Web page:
Pupil Size and Pupil Dilation Velocity: What They Mean in Neurology

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Pupil Size and Pupil Dilation Velocity: What They Mean in Neurology

Pupil dilation velocity is essential for evaluating the percent change in pupil size and the neurological status of individual patients. This blog helps understand and enhance the knowledge of pupil dilation velocity and its importance in neurology.

What is a traumatic brain injury?

Traumatic brain injury (TBI) is the leading cause of death and disability in children, teens, and young adults, accounting for 20% of all deaths.

TBI refers to a wide range of injuries that can occur. When there’s sudden damage or trauma to a patient’s brain. Forces, such as a hard blow or jolt to the head that causes. Your brain to move back and forth within your skull, cause traumatic brain injuries. This can cause bleeding inside the patient’s skull, bruising on the brain’s surface, or both.

Other potential causes include penetrating wounds like gunshot wounds or being hit by a fast-moving object like an automobile.

Depending on what part(s) of the patient’s brain was injured and how severe it was, they may experience short-term symptoms like confusion or difficulty walking right after sustaining a TBI or long-term complications such as headaches, memory loss, anxiety disorders such as PTSD, depression, etc.

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What is pupil size evaluation?

The pupil size of the eye is a neurologically based sign.

If a doctor sees that someone’s pupils are larger than normal, that indicates brain damage or injury. If they see that someone’s pupils don’t respond in the way they normally do to light, this can be a sign of brain trauma or some other neurological disorder. Pupil evaluation is something that happens routinely in emergency rooms and intensive care units.

A patient who has had an episode where their pupils were abnormally dilated, such as from a traumatic brain injury or seizure—and then “pupillary constriction” does not occur when light is shined into their eyes, may need to be evaluated for possible damage inside their head and other neurological issues.

What does the change in pupil size tell doctors about brain injury?

A change in pupil size can be an indicator of brain injury, whether mild or severe.

It’s important to note that the pupils are much more responsive to injury than any other body part. For example, a person who gets hurt in their arm might feel pain in that area, but they’ll likely only notice it when they look down at their arm and see blood or bruising. In comparison, someone with a brain injury may have no symptoms until their pupils dilate (or constrict) because of sudden changes in pressure within their skull.

This is because the brainstem controls all autonomic functions like pupillary functions, blood pressure regulation, and heart rate.

Therefore, changes in someone’s central nervous system will be reflect first by changes in these autonomic reflexes before any symptoms arise from higher-level thinking centers like memory loss or confusion.

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Why is pupil dilation velocity important in neurology?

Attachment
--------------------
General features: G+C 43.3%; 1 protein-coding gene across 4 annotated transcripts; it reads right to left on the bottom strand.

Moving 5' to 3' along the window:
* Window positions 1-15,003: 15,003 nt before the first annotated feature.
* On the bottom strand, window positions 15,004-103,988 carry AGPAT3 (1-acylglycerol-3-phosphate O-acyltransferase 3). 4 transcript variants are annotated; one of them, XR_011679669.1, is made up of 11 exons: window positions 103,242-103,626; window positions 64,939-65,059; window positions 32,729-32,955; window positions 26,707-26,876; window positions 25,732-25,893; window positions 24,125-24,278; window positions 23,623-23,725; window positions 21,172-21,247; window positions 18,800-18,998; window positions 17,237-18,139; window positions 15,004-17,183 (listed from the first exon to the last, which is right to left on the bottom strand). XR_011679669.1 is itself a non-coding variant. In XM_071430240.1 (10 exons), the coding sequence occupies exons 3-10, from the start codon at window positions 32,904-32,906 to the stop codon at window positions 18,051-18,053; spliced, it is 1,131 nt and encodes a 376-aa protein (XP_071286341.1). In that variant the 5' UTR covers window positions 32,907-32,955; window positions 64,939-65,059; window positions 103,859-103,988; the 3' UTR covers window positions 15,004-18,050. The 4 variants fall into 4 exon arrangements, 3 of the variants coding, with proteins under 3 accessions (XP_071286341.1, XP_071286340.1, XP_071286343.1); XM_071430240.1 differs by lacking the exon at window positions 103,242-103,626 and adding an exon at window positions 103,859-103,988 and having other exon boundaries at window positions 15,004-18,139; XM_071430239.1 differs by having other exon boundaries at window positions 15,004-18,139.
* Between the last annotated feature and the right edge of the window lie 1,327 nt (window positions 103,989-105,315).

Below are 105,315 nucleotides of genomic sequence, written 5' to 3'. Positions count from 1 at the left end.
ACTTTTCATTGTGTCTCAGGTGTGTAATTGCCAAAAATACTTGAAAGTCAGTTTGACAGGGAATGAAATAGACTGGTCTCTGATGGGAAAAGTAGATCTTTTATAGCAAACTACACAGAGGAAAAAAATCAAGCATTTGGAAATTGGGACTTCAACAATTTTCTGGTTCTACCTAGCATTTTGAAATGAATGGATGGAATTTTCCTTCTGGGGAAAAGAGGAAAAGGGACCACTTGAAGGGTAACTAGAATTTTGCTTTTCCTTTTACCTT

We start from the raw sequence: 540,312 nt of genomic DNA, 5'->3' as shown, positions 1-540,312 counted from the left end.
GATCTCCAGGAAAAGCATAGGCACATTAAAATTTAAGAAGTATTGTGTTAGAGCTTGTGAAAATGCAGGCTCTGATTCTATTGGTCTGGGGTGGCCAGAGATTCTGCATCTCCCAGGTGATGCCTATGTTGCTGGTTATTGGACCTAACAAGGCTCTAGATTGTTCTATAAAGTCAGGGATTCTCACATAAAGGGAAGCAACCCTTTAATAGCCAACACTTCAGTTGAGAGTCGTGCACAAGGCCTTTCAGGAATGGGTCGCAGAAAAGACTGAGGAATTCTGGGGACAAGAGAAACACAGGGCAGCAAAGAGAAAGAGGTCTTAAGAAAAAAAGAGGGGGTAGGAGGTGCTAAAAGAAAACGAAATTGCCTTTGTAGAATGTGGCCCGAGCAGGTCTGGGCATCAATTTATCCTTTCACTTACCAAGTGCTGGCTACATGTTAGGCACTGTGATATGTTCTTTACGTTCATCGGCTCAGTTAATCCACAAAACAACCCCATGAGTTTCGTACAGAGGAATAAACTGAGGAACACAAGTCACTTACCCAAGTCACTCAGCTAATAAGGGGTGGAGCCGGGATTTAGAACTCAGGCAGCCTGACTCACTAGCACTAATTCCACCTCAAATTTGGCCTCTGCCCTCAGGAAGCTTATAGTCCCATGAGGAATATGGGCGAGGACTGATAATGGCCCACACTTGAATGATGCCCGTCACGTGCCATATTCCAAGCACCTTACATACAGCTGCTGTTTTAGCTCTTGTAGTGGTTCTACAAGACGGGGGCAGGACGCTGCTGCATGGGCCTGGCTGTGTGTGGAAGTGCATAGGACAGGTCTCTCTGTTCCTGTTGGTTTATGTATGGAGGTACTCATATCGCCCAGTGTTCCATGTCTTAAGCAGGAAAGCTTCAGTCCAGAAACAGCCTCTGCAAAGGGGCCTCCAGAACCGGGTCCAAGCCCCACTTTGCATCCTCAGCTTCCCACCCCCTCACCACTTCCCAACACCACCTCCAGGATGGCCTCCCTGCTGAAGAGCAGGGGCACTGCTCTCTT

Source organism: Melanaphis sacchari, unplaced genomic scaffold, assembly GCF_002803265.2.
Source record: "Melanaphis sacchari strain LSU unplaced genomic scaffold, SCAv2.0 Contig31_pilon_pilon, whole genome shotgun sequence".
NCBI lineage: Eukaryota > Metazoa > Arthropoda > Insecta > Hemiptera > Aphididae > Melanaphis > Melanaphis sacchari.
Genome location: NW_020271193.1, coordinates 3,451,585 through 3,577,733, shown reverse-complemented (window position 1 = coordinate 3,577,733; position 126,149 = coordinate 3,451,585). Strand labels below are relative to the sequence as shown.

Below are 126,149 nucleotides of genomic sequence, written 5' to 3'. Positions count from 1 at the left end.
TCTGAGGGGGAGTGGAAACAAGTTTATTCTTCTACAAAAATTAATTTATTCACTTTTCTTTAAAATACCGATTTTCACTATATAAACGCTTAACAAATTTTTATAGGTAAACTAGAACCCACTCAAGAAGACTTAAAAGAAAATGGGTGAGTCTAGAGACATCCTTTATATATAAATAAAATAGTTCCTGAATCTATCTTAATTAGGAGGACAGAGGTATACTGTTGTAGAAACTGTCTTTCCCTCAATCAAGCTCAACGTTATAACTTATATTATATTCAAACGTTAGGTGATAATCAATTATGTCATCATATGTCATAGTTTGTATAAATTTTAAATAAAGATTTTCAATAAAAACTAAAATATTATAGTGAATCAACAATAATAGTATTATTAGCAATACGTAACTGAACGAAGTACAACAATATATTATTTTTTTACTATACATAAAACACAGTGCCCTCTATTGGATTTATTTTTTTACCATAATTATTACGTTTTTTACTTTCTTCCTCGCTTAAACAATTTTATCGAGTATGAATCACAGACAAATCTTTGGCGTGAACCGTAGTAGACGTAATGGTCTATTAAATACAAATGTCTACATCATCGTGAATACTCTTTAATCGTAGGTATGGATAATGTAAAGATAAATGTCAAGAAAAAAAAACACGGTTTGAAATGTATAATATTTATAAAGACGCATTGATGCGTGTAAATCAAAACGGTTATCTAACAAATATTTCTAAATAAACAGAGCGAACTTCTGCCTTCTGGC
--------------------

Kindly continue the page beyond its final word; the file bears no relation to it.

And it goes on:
Pupil dilation velocity measures the speed at which the patient’s pupils dilate.

This can give doctors and researchers an idea of how well the patient’s brain is functioning. And identify potential issues in the brain. For example, dilation velocity may be use to determine whether the person has damage. To their retina or optic nerve because of traumatic brain injury or disease, such as multiple sclerosis.

Pupil size is an important indicator of neurologic health because it’s control by the parasympathetic nervous system, which controls “resting” functions such as breathing and digestion.

When these systems aren’t working properly. They’ll cause changes in pupil size that can be measure using a device called a pupilometer.

What is the role of the pupilometer in the evaluation of pupil dilation velocity for people with TBIs?

A pupilometer is a tool use to measure the dilation velocity of the pupils.

Health professionals often use it to diagnose traumatic brain injury (TBI), concussion. And other conditions that may cause dilation, like Horner’s syndrome. When a doctor uses a pupilometer to look into someone’s eyes. They can tell if they have a brain injury because their eyes will be dilate or not. The pupilometer is a tool use to measure how much time it takes for their pupils to get back to normal size after the clinician shines a bright light on their eyes.

If the person has a concussion or TBI, their eyes might not return to normal size as quickly as they should.

What makes the pupilometer better than other neurological tools?

The pupilometer is a non-invasive, portable, and cost-effective tool that health experts can use to assess the health of the brain and nervous system.

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It is safe and quick, requiring only a few seconds per patient. Additionally, it can provide valuable information about pupillary reflexes with no additional training—allowing. The professional to interpret them immediately, even if they don’t have any knowledge of neurology or neurosurgery. NeurOptics has designed the pupilometer with durability in mind; its durable makeup will keep it in good condition for many years.

For this reason alone, it may be worth investing in one for your practice as a better method for testing pupil dilation velocity (PDV).



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